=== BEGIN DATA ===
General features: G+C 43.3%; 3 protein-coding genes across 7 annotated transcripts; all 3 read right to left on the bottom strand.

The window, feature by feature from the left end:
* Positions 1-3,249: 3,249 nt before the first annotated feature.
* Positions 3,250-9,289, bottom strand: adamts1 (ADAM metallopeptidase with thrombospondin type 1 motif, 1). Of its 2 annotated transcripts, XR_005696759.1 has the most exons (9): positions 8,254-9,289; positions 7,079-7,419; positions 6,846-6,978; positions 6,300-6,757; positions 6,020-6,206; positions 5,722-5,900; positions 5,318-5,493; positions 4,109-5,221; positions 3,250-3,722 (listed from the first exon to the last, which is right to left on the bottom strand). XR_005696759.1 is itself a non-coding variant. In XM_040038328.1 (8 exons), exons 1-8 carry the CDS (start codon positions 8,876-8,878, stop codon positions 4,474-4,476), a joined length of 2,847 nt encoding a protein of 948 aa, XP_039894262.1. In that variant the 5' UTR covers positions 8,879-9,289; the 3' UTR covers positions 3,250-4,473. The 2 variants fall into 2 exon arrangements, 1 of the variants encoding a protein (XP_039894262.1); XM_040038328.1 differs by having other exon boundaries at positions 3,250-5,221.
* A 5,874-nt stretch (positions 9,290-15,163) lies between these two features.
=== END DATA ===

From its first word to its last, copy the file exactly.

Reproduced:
General features: G+C 43.3%; 3 protein-coding genes across 7 annotated transcripts; all 3 read right to left on the bottom strand.

The window, feature by feature from the left end:
* Positions 1-3,249: 3,249 nt before the first annotated feature.
* Positions 3,250-9,289, bottom strand: adamts1 (ADAM metallopeptidase with thrombospondin type 1 motif, 1). Of its 2 annotated transcripts, XR_005696759.1 has the most exons (9): positions 8,254-9,289; positions 7,079-7,419; positions 6,846-6,978; positions 6,300-6,757; positions 6,020-6,206; positions 5,722-5,900; positions 5,318-5,493; positions 4,109-5,221; positions 3,250-3,722 (listed from the first exon to the last, which is right to left on the bottom strand). XR_005696759.1 is itself a non-coding variant. In XM_040038328.1 (8 exons), exons 1-8 carry the CDS (start codon positions 8,876-8,878, stop codon positions 4,474-4,476), a joined length of 2,847 nt encoding a protein of 948 aa, XP_039894262.1. In that variant the 5' UTR covers positions 8,879-9,289; the 3' UTR covers positions 3,250-4,473. The 2 variants fall into 2 exon arrangements, 1 of the variants encoding a protein (XP_039894262.1); XM_040038328.1 differs by having other exon boundaries at positions 3,250-5,221.
* A 5,874-nt stretch (positions 9,290-15,163) lies between these two features.